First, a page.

Social Security Retirement Income: A Primer

As you near retirement, you’ll likely have many questions about Social Security. What will be the amount of your retirement benefit? Will earnings from a part-time job affect your benefit? When should you apply?

How much will you receive?

Your Social Security retirement benefit will be based on the number of years you’ve been working and your earnings history, taking into account your 35 highest earnings years. Your age at the time you begin receiving Social Security also affects your retirement benefit.

Receiving benefits at full retirement age

Full retirement age is 66 for anyone born from 1943 through 1954 and increases by two months for every year thereafter until reaching age 67 for those born in 1960 or later. At full retirement age, you will be eligible for full Social Security benefits provided that you have worked in a job covered by Social Security and meet other eligibility requirements.

Receiving benefits earlier than full retirement age

The minimum age at which you can receive Social Security retirement benefits is 62. Your retirement benefit will be reduced by a percentage that is based on the number of months prior to your full retirement age that you begin receiving benefits. This reduction is permanent; when you reach full retirement age, you will not be eligible for a benefit increase.

Receiving benefits later than full retirement age

You will permanently increase your retirement benefit for each month that you delay receiving Social Security retirement benefits past your full retirement age. Your benefit will increase by a predetermined percentage for each month you delay retirement up to the maximum age of 70.

When should you begin receiving Social Security benefits?

Should you begin receiving Social Security benefits early, or should you opt to wait until full retirement age or even longer? There’s no ”right” time to begin receiving Social Security benefits; it depends on your personal circumstances, and there are many variables. Here are some questions that can help you make your decision.

Are you planning to work?

Your Social Security benefits will be recalculated annually if you have had any new earnings that might result in a higher benefit. However, if you’re receiving benefits and are under full retirement age, your wages or self-employment income may reduce your retirement benefit. When you reach full retirement age, you can earn as much as you want, and your benefit won’t be affected.

Note that the benefit reduction is based on your annual earnings and is not permanent. While you may forego current benefits because of your excess earnings, you’ll receive a higher monthly benefit later. That’s because the SSA recalculates your benefit when you reach full retirement age, and omits the months in which your benefit was reduced.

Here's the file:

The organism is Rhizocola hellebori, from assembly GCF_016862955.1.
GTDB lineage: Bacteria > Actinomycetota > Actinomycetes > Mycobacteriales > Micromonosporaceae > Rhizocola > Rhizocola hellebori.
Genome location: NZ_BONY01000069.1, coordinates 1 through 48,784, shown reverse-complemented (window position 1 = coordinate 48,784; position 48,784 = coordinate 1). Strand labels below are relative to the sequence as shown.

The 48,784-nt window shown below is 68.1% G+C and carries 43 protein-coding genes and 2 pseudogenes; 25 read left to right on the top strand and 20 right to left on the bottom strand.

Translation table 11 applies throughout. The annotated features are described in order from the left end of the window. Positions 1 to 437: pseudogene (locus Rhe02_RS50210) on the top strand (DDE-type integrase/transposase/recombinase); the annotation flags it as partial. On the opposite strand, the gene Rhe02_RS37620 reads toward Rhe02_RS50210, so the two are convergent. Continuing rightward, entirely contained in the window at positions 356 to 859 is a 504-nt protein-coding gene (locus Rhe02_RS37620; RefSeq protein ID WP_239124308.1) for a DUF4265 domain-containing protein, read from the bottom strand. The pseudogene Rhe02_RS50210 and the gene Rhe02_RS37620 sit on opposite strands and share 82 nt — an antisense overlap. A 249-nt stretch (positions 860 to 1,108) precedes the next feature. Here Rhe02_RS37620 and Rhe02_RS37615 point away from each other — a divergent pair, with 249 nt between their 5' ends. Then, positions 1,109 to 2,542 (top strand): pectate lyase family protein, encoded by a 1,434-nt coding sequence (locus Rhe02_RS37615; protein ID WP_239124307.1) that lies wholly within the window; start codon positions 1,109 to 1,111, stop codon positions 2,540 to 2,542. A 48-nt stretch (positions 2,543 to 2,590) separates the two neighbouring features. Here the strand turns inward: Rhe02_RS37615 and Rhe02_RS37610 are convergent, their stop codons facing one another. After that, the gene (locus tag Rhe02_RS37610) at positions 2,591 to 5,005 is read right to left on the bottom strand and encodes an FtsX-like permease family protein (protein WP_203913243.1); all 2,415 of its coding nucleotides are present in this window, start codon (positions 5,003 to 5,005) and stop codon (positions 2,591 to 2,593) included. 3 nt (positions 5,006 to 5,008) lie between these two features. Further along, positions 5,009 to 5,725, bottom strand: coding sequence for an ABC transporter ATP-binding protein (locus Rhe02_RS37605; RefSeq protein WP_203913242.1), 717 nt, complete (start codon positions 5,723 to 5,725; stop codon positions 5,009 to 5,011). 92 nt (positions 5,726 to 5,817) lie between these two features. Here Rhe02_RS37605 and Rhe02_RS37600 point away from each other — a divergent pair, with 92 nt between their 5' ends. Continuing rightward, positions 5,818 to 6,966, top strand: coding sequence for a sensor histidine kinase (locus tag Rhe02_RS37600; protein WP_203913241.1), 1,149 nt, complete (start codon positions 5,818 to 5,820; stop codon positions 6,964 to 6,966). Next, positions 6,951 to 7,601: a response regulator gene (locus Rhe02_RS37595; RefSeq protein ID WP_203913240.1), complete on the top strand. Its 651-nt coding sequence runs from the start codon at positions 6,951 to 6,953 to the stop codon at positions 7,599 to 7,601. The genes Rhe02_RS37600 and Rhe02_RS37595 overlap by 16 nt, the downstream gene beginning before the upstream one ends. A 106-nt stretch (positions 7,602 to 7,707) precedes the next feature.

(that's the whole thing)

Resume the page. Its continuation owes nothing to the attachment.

How will your spouse be affected?

If you’re married, you and your spouse should consider how Social Security will affect your joint retirement plan. If you are both eligible for benefits on your respective earnings histories, there are special planning opportunities you might evaluate. One alternative you might consider is to “file and suspend.” You apply for Social Security benefits, then request to have your benefit payments suspended. Your spouse can then file for spousal benefits, and you can accrue delayed retirement credits (up until age 70). While appropriate in some circumstances, the strategy isn’t for everyone.

Other factors to consider

In addition to the above, consider these important variables as you evaluate when to commence your Social Security retirement benefits:

  • Your life expectancy and your spouse’s life expectancy: consider health and family history
  • Your other sources of retirement income and the structure of your investment portfolio
  • Your anticipated tax situation
  • Your personal viewpoint on the long-term outlook for the Social Security system

The Social Security Administration’s handbook contains more than 2,700 rules that govern its benefits. Is it any wonder that deciding when to begin receiving Social Security benefits can be one of the most nuanced financial decisions you will ever face? To cut through the complexity, consider your personal circumstances, determine what’s important to you and seek the advice of your advisor.

Truepoint Wealth Counsel is a fee-only Registered Investment Adviser (RIA). Registration as an adviser does not connote a specific level of skill or training. More detail, including forms ADV Part 2A & Form CRS filed with the SEC, can be found at Neither the information, nor any opinion expressed, is to be construed as personalized investment, tax or legal advice. The accuracy and completeness of information presented from third-party sources cannot be guaranteed.

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